Recent Sovereign Citizen Extremist Targeting of Law Enforcement Highlights Potential for Violence during Traffic Stops
- 5 pages
- Law Enforcement Sensitive
- June 1, 2012
(U//LES) The FBI assesses with medium confidence, based on reliable source reporting and reports from other law enforcement agencies, some sovereign citizen extremistsb are making more specific plans to interfere with state and local law enforcement officers during traffic stops and, in some cases, intentionally initiating contact with law enforcement. The FBI assesses with medium confidence that a shift from reacting to law enforcement scrutiny1,2 to targeting police officers indicates an increased interest in harassing and intimidating police and may lead to potentially hostile confrontations.
(U) Targeting Law Enforcement
(U//LES) Some sovereign citizen extremists have recently initiated contact with police officers, which the FBI assesses are attempts to harass officers. This assessment is based on sovereign citizen extremists’ past attempts to intimidate law enforcement and ideologically based distrust of government officials. If correct, this suggests a heightened interest among extremists in attempting to harass and intimidate law enforcement.
• (U) In April 2012, Arkansas law enforcement officers pulled over a self-proclaimed sovereign citizen. According to a news report, the man’s wife drove to the scene, told officers they had no right to arrest her husband, and said officers were committing “treason.” A struggle began and an officer used a Taser to subdue the man.
• (U//LES) In March 2012, self-described sovereign citizens in California demanded that law enforcement officers fill out a “Public Servant’s Questionnaire” during a traffic stop, with space for officers’ personal information. According to an officer of another law enforcement agency, sovereign citizens used the questionnaire to buy time and call others to the scene, who recorded the incident and made unreasonable demands.
• (U//LES) During a February 2012 traffic stop in Oregon involving a Republic for the united States of America (RuSA) [sic] member, the driver of a second vehicle traveled backward on a highway, parked, and became confrontational with the officers conducting the traffic stop, according to an officer of another law enforcement agency. The man, also a RuSA member, continued to approach even after officers ordered him to stop, but the incident ended peacefully.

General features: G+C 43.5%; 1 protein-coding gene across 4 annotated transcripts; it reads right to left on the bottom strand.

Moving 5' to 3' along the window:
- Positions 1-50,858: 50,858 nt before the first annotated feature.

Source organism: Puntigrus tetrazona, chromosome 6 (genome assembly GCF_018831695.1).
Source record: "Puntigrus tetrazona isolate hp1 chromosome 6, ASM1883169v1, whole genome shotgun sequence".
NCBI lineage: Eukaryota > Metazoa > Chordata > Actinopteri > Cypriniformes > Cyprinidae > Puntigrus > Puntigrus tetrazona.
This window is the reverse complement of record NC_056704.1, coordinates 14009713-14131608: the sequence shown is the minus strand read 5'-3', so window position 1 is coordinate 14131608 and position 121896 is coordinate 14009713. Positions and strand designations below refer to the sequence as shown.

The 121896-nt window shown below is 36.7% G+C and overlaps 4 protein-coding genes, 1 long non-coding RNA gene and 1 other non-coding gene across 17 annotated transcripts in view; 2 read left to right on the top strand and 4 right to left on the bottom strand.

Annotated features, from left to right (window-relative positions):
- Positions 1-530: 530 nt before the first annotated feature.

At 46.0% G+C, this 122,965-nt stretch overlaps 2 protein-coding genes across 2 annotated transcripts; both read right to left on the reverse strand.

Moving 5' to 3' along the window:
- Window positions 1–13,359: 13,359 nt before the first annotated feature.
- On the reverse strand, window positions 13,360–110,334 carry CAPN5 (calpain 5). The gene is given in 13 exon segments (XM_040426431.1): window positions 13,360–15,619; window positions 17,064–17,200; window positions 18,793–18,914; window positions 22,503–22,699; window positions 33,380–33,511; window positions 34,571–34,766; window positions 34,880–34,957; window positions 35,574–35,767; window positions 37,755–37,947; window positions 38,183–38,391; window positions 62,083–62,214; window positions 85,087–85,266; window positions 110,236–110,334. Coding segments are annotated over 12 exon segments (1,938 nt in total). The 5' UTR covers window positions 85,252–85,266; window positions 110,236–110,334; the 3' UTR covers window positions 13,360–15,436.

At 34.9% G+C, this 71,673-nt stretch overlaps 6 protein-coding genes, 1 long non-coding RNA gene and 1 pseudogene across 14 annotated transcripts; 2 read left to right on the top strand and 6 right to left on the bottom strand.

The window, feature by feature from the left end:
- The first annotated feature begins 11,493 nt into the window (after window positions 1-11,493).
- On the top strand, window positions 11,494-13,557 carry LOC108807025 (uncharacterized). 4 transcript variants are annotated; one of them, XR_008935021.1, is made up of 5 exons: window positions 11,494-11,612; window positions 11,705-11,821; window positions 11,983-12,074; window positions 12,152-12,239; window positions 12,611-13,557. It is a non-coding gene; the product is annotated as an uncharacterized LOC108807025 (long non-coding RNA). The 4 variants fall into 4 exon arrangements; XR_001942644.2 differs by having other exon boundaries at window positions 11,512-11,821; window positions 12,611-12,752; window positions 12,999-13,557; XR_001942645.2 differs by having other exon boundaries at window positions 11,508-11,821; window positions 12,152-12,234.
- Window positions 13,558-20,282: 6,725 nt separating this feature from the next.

• (U//LES) In December 2011, a self-described sovereign citizen followed an Arkansas state trooper and made a series of violations to deliberately initiate a traffic stop. The individual was hostile, and used a Bluetooth headset to speak to an unknown person during the stop. An unidentified driver of a second vehicle arrived at the scene, but the driver did not interact with the officer conducting the traffic stop.
(U) Plans to Target Law Enforcement Officers or Provide Armed Response to “Emergencies”
(U//LES) Some sovereign citizen extremist groups aspire to implement Ranger programs and other plans to respond to perceived law enforcement abuses. Given limited assets, the FBI assesses with high confidence complete implementation is unlikely. But the nature of these plans and beliefs that sovereign citizen extremists are legitimate law enforcement officers suggests even small or poorly funded versions of these plans have the potential for violence.
• (U) In March and April 2012, the RuSA released an American Ranger Plan to stand up full-time, armed Rangers authorized to use deadly force during official duty. Part of the plan details scenarios in which Rangers are authorized to act. Scenarios included negotiating with law enforcement for release of incarcerated RuSA members and using “all force necessary” to extract members from jail if negotiations fail, and responding to traffic stops, evictions, and “roadside piracy.” RuSA members determined these “scenarios” would not be released to the public, according to a source who has reported reliably in the past.
• (U//LES) As of late 2011, sovereign citizen extremists bought out-of-service police vehicles and trained to target police, according to officers of another law enforcement agency.
• (U//FOUO) Over the past several years, sovereign citizen extremist groups in Montana and Alaska sought to establish the Liberty Bell Network, a communications system designed to summon numerous armed group members to “emergencies,” according to reliable sources. In February 2012, a RuSA member in Arizona recommended the group implement a similar system because it worked well in Alaska.